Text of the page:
Petitgrain Bigarade Essential Oil
Citrus aurantium var amara
Petitgrain Bigarade Essential Oil is also referred to as just Petitgrain Essential Oil and is also sometimes known as Bitter Orange Leaf Oil. Throughout AromaWeb, I tend to simply refer to it as just Petitgrain Essential Oil.
Petitgrain Bigarade Essential Oil is steam distilled from the leaves and sometimes the branches and twigs of the Bitter Orange tree. Although it is steam distilled from the same botanical species as Neroli Essential Oil and Bitter Orange Essential Oil, Petitgrain Bigarade Essential Oil possesses its own characteristically unique aroma. Petitgrain Oil is distilled from the leaves, twigs and branches of the tree whereas Neroli Essential Oil is distilled from the blossoms, and Bitter Orange Essential Oil is typically cold pressed from the rinds of the fruits.
Petitgrain Bigarade Essential Oil possesses an aroma that is sweet, yet tart with subtle floral, citrus and woody characteristics. It blends especially well with citrus, floral and wood oils. It's a joy to work with for aromatic blending.
The term Bigarade is used to indicate that the essential oil is derived from the tree species Citrus aurantium var. amara. Steffen Arctander writes that "'Le bigaradier' is the French term for the bitter orange tree, Citrus aurantium, subspecies amara." [Source: Steffen Arctander, Perfume and Flavor Materials of Natural Origin (Reprint Edition. Elizabeth, NJ: Pathfinder., 2017), 525.]
Typically when the common name of an essential oil is simply listed as Petitgrain Essential Oil, the oil is likely distilled from Citrus aurantium var amara. However, it is important to doublecheck.
Petitgrain essential oils are also distilled from the leaves and twigs of other citrus trees. Examples include Lemon Petitgrain Essential Oil, Mandarin Petitgrain Essential Oil, Kaffir Lime (Combava) Petitgrain Essential Oil, Bergamot Petitgrain Essential Oil and Clementine Petitgrain Essential Oil. Each definitely has its own lovely aroma and unique aromatic characteristics. The chemistry and other details also differ for each of these other petitgrain oils. I will be creating a profile to discuss the other petitgrain oils as soon as possible.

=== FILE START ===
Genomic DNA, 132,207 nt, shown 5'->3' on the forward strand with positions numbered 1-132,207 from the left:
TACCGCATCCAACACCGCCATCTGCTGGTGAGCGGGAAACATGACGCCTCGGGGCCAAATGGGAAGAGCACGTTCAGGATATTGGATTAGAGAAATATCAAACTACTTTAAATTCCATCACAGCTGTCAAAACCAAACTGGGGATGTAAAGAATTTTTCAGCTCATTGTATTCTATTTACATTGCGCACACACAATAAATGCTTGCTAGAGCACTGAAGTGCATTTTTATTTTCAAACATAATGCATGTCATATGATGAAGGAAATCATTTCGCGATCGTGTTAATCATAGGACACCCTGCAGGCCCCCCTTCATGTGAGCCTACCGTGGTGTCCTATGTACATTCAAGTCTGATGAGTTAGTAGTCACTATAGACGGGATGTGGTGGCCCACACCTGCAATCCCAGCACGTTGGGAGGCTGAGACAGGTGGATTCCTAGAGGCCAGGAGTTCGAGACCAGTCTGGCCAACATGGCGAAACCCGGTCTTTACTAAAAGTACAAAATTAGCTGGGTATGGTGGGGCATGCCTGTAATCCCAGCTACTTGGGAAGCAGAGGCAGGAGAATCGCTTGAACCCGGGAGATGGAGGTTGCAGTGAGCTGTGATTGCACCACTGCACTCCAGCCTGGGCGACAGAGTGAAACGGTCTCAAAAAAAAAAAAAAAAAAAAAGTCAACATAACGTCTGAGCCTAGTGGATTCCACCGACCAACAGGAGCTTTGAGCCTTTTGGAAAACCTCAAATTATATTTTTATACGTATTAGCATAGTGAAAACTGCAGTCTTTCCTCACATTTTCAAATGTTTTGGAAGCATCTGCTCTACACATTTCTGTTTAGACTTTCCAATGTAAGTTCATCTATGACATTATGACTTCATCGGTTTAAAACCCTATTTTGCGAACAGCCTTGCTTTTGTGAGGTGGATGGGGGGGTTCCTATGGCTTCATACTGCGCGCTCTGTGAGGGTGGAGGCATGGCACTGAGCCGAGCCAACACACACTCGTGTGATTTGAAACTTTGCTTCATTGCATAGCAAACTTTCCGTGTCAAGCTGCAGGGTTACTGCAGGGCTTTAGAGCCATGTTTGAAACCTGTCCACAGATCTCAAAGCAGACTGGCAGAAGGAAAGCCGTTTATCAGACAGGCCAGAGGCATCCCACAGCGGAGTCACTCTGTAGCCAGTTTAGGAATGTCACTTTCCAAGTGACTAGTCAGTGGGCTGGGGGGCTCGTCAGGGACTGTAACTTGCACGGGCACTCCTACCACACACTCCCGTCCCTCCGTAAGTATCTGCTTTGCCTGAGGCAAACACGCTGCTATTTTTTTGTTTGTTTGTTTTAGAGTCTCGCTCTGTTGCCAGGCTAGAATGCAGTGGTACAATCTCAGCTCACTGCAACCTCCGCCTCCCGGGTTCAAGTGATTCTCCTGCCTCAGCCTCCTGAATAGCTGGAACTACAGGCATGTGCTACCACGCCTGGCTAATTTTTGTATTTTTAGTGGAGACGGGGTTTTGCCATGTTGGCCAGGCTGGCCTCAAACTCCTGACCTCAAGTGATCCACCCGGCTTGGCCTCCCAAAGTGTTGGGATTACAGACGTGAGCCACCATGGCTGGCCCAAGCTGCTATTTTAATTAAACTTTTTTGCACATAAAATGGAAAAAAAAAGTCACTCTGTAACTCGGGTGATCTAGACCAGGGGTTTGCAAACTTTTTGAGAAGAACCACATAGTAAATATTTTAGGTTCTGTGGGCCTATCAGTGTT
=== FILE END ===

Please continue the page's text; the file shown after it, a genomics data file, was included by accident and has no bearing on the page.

Emotionally, I find Petitgrain Bigarade Essential Oil to be uplifting, calming and balancing. I tend to include Petitgrain Bigarade Oil in my inhalers intended to help ease anxiety and high stress situations. Like Neroli and Lavender essential oils, Petitgrain Bigarade Oil contains the calming ester linalyl acetate and the calming/anti-bacterial monoterpenol linaolool.
Petitgrain Bigarade Oil is sometimes known as Poor Man's Neroli because it is much less expensive than Neroli Oil but it offers many of the same uses and benefits as neroli. Petitgrain Bigarade is an essential oil that doesn't often get the recognition it deserves because it too often lives in the shadow of Neroli. Petitgrain Bigarade is an absolutely wonderful oil to learn about and get to know for its own merits.